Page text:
Want to Know More About Retirement Systems in Other Nations?
Please click below to read about the three tiers of the retirement system in the following countries, as well updates on current issues related to strengthening retirement security for private sector workers.
Australia | Canada | Chile | Denmark | Finland | Japan | New Zealand | Singapore | Switzerland | The Netherlands | United Kingdom
If you would like to review country specific details and information, click here.
WORLD ECONOMIC FORUM REPORTS
- Investing in (and for) Our Future This paper examines defined contribution plan reforms including how to improve the accumulation and decumulation phases of retirement.
- How We Can Save (for) Our Future This paper builds off the white paper “We’ll Live to 100 – How Can We Afford It?” by exploring options for expanding access and increasing retirement savings.
- We’ll Live to 100 – How Can We Afford It? This paper addresses the challenges facing retirement systems, including the impact of aging societies, and quantifies the size of the savings shortfall. It provides recommendations for system design and actions for policy-makers to ensure we can adjust to societies in which living to 100 is commonplace and affordable for all.
- Case Studies in Retirement System Reform is a companion report which presents 12 case studies on the approaches that governments, pension funds and companies have taken to address the challenges that their own retirement systems face. It highlights initiatives undertaken and lessons learned to guide those seeking future pension reforms.
- OECD Pensions Outlook 2018
The OECD Pensions at Glance 2018 provides an analysis of how pension systems are working to improve retirement outcomes. It examines how different pension arrangements can be combined to design pension systems and looks at how countries can improve the design of financial incentives. This edition also provides guidelines on improving retirement incomes and discusses the implications of mortality differences on retirement incomes across different socioeconomic groups.
- OECD Pensions at a Glance 2017
The OECD Pensions at Glance 2017 provides comparative indicators on the national pension systems of the 35 OECD countries, as well as for Argentina, Brazil, China, India, Indonesia, the Russian Federation, Saudi Arabia and South Africa. This edition reviews and analyzes the pension measures enacted or legislated in OECD countries between September 2015 and September 2017 and provides a comprehensive selection of pension policy indicators.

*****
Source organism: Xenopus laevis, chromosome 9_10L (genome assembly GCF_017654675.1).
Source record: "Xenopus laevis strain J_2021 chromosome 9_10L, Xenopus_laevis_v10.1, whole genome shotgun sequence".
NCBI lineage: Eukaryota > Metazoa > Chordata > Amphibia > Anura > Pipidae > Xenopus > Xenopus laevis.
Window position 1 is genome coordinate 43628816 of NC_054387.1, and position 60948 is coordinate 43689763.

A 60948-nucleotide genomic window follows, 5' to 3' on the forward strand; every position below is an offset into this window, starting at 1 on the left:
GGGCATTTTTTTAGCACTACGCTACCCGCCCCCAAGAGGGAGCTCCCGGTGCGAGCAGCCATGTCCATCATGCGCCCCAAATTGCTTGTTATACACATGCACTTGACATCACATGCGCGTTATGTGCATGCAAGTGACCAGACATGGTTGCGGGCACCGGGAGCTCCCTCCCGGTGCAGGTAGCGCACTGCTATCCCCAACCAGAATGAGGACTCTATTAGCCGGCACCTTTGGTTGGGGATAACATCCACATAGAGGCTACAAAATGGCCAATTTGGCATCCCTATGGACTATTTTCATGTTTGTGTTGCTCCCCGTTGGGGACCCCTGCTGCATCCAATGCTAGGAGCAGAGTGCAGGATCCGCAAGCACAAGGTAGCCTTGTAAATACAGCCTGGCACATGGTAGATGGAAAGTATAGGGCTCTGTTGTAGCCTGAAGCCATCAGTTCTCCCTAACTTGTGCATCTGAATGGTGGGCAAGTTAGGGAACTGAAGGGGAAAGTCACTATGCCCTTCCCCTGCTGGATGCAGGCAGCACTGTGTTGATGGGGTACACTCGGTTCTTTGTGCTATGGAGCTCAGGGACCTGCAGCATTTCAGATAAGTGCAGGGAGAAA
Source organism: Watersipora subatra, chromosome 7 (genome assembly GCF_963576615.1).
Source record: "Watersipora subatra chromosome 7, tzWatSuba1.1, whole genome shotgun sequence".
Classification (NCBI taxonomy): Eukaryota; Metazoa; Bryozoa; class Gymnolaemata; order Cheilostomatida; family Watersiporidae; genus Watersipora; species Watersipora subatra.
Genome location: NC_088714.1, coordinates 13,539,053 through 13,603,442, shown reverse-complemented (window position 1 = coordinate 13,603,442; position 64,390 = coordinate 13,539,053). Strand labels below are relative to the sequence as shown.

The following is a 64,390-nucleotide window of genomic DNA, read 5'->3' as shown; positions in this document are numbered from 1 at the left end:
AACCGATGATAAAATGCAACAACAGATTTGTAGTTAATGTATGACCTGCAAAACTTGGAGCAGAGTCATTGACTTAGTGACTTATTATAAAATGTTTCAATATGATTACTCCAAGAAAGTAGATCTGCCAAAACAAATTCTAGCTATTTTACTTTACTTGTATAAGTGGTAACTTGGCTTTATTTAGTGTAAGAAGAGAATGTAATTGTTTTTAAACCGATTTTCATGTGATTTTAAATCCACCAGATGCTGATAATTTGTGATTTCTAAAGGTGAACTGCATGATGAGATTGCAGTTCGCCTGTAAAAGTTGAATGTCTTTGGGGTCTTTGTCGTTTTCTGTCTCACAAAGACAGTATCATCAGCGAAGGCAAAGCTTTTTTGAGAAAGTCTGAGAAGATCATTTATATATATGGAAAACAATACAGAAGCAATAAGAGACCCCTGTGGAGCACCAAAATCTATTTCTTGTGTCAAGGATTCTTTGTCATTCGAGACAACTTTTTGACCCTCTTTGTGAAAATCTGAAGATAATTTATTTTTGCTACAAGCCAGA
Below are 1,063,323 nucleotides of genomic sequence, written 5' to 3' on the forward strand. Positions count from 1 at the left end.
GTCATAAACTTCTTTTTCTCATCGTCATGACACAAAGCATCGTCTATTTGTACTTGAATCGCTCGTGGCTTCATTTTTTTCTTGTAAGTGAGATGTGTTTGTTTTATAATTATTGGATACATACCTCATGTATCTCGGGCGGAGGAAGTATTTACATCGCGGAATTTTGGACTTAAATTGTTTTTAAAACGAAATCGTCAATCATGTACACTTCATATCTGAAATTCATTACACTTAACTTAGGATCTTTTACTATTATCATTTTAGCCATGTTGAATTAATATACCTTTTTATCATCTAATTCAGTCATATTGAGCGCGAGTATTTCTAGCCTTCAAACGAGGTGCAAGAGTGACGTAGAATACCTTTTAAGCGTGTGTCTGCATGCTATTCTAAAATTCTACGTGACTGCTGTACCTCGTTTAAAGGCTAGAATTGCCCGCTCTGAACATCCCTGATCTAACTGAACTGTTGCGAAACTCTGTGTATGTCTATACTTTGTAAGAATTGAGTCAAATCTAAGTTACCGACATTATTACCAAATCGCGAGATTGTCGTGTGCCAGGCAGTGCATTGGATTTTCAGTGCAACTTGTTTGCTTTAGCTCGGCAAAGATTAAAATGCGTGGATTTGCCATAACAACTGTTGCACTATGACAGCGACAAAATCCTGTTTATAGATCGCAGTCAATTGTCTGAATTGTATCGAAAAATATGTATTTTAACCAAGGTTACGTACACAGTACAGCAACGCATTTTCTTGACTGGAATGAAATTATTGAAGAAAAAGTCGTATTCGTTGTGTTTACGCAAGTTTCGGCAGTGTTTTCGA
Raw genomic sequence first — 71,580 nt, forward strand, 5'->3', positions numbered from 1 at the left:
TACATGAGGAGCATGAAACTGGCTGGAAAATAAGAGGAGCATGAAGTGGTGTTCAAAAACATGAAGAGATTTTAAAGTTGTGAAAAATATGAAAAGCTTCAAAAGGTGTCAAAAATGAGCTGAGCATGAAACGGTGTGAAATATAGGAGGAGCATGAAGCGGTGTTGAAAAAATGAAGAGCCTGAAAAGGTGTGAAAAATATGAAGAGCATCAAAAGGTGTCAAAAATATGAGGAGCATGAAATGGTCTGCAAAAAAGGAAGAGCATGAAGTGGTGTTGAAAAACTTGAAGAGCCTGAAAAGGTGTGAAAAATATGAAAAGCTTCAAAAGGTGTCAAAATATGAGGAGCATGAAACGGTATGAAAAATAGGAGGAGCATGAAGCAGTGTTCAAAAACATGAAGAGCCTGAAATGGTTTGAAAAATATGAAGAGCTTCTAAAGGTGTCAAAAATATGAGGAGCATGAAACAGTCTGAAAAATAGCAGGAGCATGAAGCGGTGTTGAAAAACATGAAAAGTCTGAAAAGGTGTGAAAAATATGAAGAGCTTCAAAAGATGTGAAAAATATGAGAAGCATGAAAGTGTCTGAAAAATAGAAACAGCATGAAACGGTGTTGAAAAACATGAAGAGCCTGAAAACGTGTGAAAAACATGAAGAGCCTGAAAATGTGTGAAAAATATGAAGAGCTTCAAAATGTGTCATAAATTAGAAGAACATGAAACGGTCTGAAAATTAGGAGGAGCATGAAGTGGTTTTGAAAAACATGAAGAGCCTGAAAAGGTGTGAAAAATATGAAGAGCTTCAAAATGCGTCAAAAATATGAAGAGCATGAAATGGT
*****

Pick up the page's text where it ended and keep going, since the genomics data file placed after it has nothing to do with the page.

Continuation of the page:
The 2018 Melbourne-Mercer Global Pension Index compares retirement income systems in 34 countries to better understand the diversity of current pension policies. The nature of the problems faced by these nations, which range from a growth in aging populations due to rising life expectancies, government debt and uncertain economic conditions, transcend their respective historical, social, and political differences. The overall index value for each country represents the weighted average of the three sub-indices. The weightings used are:
- 40 percent for the adequacy sub-index
- 35 percent for the sustainability sub-index
- 25 percent for the integrity sub-index
The different weightings are used to reflect the primary importance of the adequacy sub-index which represents the benefits that are currently being provided together with some important benefit design features. Consequently, the reforms necessary to address these challenges are similar, addressing issues such as changing pension ages, increasing labor force participation for older workers, and adjusting levels of funding for retirement.
The Global Retirement Index (GRI) is a multi-dimensional index developed by Natixis Global Asset Management and CoreData Research to examine the factors that drive retirement security and to provide a comparison tool for best practices in retirement policy. The index incorporates 18 performance indicators, grouped into four thematic sub-indices, which have been calculated on the basis of reliable data from a range of international organizations and academic sources. It takes into account the particular characteristics of the older demographic retiree group in order to assess and compare the level of retirement security in different countries around the world.